Monday, December 2, 2013

Zenbu Version 2.0

Hi everyone,

Summer looks to be in full swing and Christmas just around the corner. Many of you out there will likely be revving up for the busy season and just in time for you we have an
 early present that should hopefully help things go even smoother than always. Something new to do with Zenbu that we would like to share and hope that you will find helpful.

So, let us start with a token *drum roll* ~~~~!

We would like to announce the arrival of our latest firmware version, Zenbu 2.0! *Cue the introductory catchphrase*
A new version of the Zenbu firmware years in the making, as reliable as ever and ready to restrict data usage, to seek out new features and security, boldly going where no Zenbu firmware has gone before.

There are numerous improvements added for the convenience of hotspot operators and also some behind the scenes alterations which have tackled a number of both relatively common and very rare annoyances (while much of the modification and fine tuning is likely never to be noticed, we implemented them just because we could).
Of probably most convenience, operators can now turn their Zenbu router's WiFi on/off and change the channel (operational frequency) that it is broadcasting on via our website.
This version also allows us more insight into the state of a Zenbu router itself and the environment in which it is operating. So, in the unlikely event that a need for troubleshooting arises, we are already at least a few steps out of the dark (and that much closer to identifying an issue).

Last but not least... some of you may have noticed the change and be wondering what on earth is the following signal; "Zenbu XS [user+pass=zen]"

This is the same signal coming from the Zenbu router but utilising WPA2 enterprise encryption, encapsulating with PEAPv0 MSCHAPv2 and authenticating by IEEE 802.1X.
However, putting aside the details and keeping it nice and simple;
Essentially... the Zenbu XS signal is more secure!

(For those interested, some of the technicalities are located below.)

As the signal name implies, the username and password for connecting to the wireless signal are both 'zen'. (Note; this is not the key used for encryption of your transferred data.) Once connected, the procedure for logging in via Zenbu is the same as always.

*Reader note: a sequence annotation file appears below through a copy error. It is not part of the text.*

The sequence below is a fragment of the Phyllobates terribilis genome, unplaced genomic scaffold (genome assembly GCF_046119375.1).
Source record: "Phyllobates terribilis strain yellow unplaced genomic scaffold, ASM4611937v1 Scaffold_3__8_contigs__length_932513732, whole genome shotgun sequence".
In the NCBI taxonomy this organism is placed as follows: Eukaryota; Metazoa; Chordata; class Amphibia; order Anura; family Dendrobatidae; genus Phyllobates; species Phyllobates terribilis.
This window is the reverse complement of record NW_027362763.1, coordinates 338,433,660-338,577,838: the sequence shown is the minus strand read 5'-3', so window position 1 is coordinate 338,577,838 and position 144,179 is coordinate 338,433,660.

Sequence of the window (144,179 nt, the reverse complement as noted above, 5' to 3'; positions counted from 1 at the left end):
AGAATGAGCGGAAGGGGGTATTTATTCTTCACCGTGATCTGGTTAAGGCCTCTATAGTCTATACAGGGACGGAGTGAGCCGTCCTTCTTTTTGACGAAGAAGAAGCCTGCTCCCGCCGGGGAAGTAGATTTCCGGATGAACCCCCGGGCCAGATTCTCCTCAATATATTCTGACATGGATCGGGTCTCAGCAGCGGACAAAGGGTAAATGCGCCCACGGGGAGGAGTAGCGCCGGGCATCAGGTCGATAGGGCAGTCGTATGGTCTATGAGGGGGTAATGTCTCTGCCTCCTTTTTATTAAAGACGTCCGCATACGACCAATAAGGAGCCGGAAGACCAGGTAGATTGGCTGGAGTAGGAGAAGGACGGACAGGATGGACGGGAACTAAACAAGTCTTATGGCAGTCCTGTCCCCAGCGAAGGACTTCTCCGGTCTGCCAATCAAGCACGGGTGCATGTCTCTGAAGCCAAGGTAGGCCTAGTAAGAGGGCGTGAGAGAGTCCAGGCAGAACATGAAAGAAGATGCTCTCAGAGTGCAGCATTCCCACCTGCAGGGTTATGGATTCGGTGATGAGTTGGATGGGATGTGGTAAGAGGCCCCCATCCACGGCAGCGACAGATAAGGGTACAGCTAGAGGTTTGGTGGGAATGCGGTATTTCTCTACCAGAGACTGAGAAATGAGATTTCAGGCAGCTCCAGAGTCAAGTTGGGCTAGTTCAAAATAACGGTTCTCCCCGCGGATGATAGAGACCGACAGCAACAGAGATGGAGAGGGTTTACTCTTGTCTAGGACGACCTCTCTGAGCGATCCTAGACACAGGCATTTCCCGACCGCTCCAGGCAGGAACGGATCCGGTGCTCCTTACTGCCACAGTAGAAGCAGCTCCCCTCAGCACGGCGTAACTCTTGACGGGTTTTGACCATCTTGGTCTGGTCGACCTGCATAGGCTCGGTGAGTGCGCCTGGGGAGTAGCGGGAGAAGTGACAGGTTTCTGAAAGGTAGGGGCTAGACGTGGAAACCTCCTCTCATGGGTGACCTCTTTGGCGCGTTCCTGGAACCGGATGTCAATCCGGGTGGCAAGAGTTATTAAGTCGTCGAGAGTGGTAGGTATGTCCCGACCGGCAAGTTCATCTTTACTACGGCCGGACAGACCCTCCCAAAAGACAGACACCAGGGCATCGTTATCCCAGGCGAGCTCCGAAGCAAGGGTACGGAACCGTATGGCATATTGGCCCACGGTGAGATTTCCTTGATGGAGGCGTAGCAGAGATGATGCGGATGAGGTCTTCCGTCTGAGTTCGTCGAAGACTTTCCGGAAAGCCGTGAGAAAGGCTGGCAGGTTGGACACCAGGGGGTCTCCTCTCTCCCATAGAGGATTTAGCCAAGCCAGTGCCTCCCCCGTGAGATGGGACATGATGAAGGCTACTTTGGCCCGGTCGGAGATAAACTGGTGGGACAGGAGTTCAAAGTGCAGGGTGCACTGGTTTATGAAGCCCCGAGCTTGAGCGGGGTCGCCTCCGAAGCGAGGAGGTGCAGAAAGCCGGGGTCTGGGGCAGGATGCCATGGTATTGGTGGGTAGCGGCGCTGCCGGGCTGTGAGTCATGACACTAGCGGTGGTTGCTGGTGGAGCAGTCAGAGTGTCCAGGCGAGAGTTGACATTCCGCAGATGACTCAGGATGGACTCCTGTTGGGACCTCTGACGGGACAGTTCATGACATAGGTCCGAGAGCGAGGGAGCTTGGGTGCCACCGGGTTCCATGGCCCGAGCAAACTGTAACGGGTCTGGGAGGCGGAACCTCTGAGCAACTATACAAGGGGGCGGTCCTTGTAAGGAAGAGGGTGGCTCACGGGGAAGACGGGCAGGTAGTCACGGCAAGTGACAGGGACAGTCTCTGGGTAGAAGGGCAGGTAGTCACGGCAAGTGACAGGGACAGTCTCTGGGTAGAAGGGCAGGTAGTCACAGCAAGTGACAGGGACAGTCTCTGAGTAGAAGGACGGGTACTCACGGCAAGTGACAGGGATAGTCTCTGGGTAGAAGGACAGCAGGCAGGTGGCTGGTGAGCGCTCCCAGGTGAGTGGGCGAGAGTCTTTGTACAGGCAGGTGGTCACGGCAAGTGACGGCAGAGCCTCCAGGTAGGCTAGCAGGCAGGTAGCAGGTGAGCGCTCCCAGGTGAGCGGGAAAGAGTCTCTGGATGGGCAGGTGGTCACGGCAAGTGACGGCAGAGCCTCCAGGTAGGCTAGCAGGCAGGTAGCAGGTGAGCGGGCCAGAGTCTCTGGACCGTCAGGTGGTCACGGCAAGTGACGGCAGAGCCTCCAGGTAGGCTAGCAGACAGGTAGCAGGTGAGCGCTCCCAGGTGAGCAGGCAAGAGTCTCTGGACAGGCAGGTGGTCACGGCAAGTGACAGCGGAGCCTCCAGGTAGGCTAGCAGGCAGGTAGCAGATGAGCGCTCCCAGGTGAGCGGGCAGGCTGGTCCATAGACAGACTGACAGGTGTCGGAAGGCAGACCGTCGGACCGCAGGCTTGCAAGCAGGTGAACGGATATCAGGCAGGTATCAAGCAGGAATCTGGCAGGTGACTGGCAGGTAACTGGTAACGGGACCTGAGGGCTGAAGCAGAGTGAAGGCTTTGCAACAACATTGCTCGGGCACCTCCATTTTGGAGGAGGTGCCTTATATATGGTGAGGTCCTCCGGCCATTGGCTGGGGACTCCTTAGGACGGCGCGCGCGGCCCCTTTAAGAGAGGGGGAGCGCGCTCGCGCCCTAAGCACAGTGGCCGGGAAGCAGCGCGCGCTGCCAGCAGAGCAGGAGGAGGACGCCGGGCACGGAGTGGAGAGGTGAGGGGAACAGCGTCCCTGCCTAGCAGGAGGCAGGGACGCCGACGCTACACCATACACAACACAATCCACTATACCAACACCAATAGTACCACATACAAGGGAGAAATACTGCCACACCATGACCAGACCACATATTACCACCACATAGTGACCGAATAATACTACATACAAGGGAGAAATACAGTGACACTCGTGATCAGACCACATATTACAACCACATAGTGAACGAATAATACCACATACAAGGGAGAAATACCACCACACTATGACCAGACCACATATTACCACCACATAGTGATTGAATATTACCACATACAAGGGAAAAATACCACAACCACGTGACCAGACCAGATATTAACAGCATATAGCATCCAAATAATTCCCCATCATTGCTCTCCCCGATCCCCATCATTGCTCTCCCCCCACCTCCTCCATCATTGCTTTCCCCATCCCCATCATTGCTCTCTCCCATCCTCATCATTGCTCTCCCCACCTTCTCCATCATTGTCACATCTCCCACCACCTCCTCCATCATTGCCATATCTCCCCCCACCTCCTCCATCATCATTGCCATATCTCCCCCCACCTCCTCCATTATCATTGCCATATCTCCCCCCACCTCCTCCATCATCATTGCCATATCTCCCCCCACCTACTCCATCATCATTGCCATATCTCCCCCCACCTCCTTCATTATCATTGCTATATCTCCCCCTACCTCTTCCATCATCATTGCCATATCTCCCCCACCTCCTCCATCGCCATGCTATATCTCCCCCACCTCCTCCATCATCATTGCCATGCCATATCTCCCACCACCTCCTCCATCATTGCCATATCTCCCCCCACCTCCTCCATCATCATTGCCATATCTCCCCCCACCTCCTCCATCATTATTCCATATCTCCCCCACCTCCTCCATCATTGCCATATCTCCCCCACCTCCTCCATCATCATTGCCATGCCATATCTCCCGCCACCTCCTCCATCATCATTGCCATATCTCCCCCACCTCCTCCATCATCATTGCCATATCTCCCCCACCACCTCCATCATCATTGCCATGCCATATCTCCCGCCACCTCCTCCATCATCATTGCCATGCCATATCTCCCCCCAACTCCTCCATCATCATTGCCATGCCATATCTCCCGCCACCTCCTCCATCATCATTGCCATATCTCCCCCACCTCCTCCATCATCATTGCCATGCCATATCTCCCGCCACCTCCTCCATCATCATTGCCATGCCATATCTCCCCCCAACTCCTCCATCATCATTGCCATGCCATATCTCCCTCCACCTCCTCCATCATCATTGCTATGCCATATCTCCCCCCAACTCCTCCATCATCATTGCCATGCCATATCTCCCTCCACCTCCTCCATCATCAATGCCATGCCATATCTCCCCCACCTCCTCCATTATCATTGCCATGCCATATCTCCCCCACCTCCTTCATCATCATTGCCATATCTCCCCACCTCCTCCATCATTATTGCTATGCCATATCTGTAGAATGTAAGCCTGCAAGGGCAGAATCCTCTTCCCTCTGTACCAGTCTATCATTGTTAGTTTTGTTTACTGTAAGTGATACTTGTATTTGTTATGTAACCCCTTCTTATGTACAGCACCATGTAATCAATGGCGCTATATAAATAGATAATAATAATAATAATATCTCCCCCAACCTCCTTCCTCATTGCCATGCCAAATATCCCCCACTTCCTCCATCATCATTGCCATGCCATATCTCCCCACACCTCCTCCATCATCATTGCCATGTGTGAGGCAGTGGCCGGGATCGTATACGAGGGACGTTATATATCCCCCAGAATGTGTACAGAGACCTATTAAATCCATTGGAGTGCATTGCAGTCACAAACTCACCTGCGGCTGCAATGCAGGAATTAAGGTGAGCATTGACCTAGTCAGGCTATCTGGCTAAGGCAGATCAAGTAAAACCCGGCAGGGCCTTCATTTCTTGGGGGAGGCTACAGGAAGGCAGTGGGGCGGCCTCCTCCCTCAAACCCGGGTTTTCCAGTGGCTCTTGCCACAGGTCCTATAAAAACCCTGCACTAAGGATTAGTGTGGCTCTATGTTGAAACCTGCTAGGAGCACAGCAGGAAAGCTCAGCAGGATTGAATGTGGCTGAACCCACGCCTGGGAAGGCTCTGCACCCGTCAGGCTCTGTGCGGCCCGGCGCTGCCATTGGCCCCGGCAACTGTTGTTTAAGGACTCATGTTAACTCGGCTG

So the next time you see one of these signals, if your device is capable of handling these security features, then give it a go! (and feel assured with the knowledge that at that point in time, the data that you are transferring through the air has an extremely robust padlock on it!)

We hope you all enjoy the summer.  So far so good!


The Zenbu Team.

When connecting to the XS signal, by checking the security certificate, you can confirm that what you are actually connecting to is indeed an authentic Zenbu hotspot.
Furthermore, due to the nature of the security protocols being used, a number of unique keys are negotiated on connection. These are dynamically generated, specific to the user's current connection and only the user device and Zenbu system know these. No one / nothing else (not even the user).
In the case of signals using pre-shared WEP/WPA encryption keys (PSK) the key (for connection AND encryption) is the same for all devices connecting to the network and must be provided to anyone who wants to connect. For it to be a public WiFi hotspot, this pre-shared key would be disclosed to an ever increasing number of individuals... which effectively renders encrypting the data transmission pointless. i.e. the same as an open signal.

When a signal is open or effectively open like in the above case using shared keys, people can potentially snoop on the wireless traffic of those connected and see what they are up to. Note however that...
Even in this type of open or "shared key" environment any data that should be secured (like your online banking) is likely using SSL or other encryption methods anyway. This is because it needs to be encrypted as it traverses the internet where there are likely many more nasties than in your immediate environment!

[Secure sites starting with https are encrypted from end to end (which also includes over the wireless link). Encryption of data being sent between a device (client) and a secure website (server) is unrelated to the encryption of all Wi-Fi transmission between a device and a wireless router. In the case of SSL traffic over a 'secure' wireless link... the data is effectively double encrypted, for the wireless portion.]

Given the above, an open signal isn't really that much of an issue... but of course, people do like to see "secured" on their connection label.
So, with that in mind, we have opted for the only worthwhile option that provides a real security benefit in the public Wi-Fi environment Zenbu must operate in (rather than the false sense of security proliferated by pre-shared keys).